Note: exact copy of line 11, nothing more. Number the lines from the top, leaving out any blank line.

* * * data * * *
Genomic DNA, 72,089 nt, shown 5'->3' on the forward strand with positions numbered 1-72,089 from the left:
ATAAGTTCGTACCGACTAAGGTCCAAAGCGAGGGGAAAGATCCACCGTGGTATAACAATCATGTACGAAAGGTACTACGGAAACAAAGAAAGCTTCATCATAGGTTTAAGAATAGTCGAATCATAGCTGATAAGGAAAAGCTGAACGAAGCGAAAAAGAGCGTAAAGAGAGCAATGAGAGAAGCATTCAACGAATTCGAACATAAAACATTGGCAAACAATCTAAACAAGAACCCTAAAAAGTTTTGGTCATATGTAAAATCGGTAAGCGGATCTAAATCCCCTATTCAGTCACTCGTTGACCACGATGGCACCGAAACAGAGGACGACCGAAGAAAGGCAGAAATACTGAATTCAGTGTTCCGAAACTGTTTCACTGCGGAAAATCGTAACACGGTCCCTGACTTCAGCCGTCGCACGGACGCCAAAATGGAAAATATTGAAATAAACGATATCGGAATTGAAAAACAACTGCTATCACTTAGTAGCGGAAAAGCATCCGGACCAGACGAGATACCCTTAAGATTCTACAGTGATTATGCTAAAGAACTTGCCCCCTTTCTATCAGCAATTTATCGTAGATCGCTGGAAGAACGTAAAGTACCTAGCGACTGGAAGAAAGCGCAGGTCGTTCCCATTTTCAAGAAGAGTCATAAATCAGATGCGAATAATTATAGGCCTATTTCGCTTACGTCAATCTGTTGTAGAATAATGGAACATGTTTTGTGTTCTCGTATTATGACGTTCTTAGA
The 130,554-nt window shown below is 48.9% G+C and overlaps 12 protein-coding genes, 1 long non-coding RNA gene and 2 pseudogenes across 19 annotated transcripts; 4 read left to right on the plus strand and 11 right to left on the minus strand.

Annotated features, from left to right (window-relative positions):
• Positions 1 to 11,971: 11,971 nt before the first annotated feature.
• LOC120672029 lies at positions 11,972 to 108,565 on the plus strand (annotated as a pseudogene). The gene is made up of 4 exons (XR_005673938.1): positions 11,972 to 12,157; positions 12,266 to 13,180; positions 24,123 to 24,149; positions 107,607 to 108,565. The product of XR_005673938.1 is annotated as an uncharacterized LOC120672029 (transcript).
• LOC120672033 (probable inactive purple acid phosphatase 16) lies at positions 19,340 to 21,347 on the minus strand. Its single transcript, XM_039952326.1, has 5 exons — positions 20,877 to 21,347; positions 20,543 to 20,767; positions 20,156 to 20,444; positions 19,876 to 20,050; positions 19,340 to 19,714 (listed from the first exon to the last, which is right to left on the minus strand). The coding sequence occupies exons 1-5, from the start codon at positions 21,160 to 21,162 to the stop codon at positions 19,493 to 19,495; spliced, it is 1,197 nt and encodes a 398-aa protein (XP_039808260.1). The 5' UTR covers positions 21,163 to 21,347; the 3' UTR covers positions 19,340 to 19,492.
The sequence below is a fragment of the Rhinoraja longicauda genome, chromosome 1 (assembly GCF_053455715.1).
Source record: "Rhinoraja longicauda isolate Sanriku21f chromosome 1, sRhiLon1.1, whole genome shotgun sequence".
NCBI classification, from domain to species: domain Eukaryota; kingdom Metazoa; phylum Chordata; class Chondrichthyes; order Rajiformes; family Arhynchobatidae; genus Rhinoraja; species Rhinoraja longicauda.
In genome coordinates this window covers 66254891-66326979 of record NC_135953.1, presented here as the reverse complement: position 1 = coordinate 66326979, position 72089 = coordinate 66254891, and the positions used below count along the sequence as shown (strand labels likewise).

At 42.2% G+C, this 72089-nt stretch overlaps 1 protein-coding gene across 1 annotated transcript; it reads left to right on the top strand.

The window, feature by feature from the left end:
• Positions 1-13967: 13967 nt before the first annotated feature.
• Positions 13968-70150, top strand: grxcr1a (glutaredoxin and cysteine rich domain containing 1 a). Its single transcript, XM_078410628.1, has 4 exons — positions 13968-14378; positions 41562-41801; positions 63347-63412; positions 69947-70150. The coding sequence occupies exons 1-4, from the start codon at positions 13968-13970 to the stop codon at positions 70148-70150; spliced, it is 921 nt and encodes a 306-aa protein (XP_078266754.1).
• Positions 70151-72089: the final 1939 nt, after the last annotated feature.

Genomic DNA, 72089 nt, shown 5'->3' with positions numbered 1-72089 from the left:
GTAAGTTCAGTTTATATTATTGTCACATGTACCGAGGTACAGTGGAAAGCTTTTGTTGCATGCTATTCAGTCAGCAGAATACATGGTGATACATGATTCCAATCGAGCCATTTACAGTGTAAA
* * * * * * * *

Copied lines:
In genome coordinates this window covers 66254891-66326979 of record NC_135953.1, presented here as the reverse complement: position 1 = coordinate 66326979, position 72089 = coordinate 66254891, and the positions used below count along the sequence as shown (strand labels likewise).